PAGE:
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Updated: Sep 10, 2020

Beowulf Mural, Robert Eva, photographer, Sheerness, Kent, Great Britain, 2017

I've found some details in a Georgian folk tale that align with tales that are said to be related to the origins of the Beowulf story. The background theory here is that Beowulf, the long, Old English poem, had been told in different folk traditions and that perhaps more than one story came together and was eventually crafted into the work of literature we have today. The details I will provide here relate to the Beowulf analogues and wouldn't necessarily be recognized by readers of the poem.

The Georgian tale “Asphurtzela” includes mortal struggles with trolls and a dragon, but those details weren't the clincher for me. What struck me was the journey he makes with two super-powered companions in which Asphurtzela is lowered into a cave to find princesses and is then betrayed by his companions, who drop the rope and shut up the cave. Various scholars (including Tolkien and Chambers) believed that Beowulf's encounter with Grendel was originally a story where three heroes each took their chance sleeping in the hall and the first two were eaten. Both scholars suggested that Hondscio, the unfortunate Geat whom Beowulf essentially lets Grendel eat, would have been one of these companions, and that the event in Beowulf is basically a calcified remnant of a character that doesn't especially make sense anymore, but would have if Hondscio stayed in the hall alone on a previous night.

Tolkien's 2014 Beowulf; A Translation and a Commentary includes a rendition of the Beowulf story, titled "Selic Spell," as if it were a folk tale precursor of the epic poem. In this version, Tolkien emphasizes the fairy-story nature of Hanscio and Hrothgar's Asher by naming them Handshoe and Ashwood. Handshoe has magic gloves and Ashwood has a magic spear, and as is familiar in fairy stories, these characters each try and fail to defeat the troll, raising the stakes for Tolkien's Beewolf to succeed. In "Asphurtzela," the hero Asphurtzela's companions are the aptly-named "clod-swallower" and "hare-catcher," because the one is able to eat clods of dirt and the other is so fast, that even with mill wheels tied to his feet, he can catch rabbits. As in Tolkien's "Selic Spell," Asphurtzela and his companions take turns facing a troll opponent and only Asphurtzela is successful and only on the third try.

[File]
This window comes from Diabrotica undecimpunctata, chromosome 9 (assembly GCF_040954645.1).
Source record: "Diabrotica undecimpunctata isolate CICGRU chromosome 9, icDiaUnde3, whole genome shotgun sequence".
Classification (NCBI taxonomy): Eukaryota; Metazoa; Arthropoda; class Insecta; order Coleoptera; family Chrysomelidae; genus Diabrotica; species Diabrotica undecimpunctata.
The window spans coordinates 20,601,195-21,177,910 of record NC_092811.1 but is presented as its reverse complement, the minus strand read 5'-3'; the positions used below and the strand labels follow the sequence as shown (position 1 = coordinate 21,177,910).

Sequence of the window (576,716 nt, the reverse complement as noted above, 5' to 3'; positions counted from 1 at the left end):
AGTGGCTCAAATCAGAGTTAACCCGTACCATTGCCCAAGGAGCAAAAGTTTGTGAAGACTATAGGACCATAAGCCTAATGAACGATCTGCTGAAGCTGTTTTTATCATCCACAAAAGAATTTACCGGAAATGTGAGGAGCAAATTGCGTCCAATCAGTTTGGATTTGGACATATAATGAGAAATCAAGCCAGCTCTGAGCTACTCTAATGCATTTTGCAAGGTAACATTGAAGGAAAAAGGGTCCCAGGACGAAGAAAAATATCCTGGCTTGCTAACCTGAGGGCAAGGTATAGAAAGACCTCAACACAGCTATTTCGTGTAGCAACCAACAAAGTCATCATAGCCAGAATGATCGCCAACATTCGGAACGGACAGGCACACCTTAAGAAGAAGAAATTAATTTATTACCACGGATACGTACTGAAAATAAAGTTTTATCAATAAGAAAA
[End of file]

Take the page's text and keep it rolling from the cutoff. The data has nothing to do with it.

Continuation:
Another similarity between Beowulf and "Asphurtzela" is that in both stories, the hero is abandoned by his comrades in a troll cave. In Beowulf, the Danes all think that Beowulf is dead when he fights Grendel’s Mother when blood bubbles up in the mere. The Danes lose hope and leave the mere, but Tolkien believed this was a remnant of a purposeful betrayal and in "Selic Spell" actually has the Unferth figure, named Unfriend, abandon the rope he lowers Beewolf into the cave on, purposely leaving him to die. Asphurtzela's companions purposely close the cave entrance with stones leaving him to find his own way out after Asphurtzela provides them with captive princesses for wives.

I have not completed my survey of literature related to a recognized analogue of Beowulf, called Grettis Saga, which could provide a sort of missing link between Beowulf and the Georgian “Asphurtzela.”  Like Beowulf and “Asphurtzela,” the hero Grettir defeats successive trolls. Like Asphurtzela and Beewolf of Tolkien's "Selic Spell," he is also lowered down a cliff (or into a cave) and as in Beowulf he is thought to be killed by the troll and he is abandoned. In Grettis Saga, the hero is left by a priest named Stein, who, like the Danes, believes his hero to be dead. I have searched, so far in vain, for a theory I believe I have read that suggests that Stein in Grettis Saga may also have started as a folktale figure with supernatural powers, the power over stones. If this is correct, Stein would seem to have something in common with Asphurtzela's earth-eating companion. This is my final task in bringing together the details from sources I had read years apart from one another, but have had the nagging sensation that I should review to pull together meaningful correspondences.

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  • Writer's pictureBen Hellman

Updated: Jul 27, 2020

A warning that Lal's Mahabharata, in English, does not seem to be in print or easily obtained. I purchased one of two available used paperback copies online for about $35 and it was warped, with onion-thin pages, some of which were not even cut properly, meaning that I had to tear them open if there weren't scissors about.

The best part of P Lal is the language, and Lal is credited, in my limited research, with presenting an English idiom that suits Vyasa. Lal wrote something along the lines of: 'If Vyasa spoke English, this is the sort of English I believe he would have spoken.' (He had me there!) There are some lovely turns of phrase in this translation. At one point a waterfall falls "like a woman's loose dress," and there are stirring epithets, such as "mace-armed Bhima." A warrior shines like a cloud at sunset illuminated by lightning. Battle scenes are grisly and evocative, as is Lal's description of hell. One detail that stuck with me about hell was that human hair grew in place of the grass.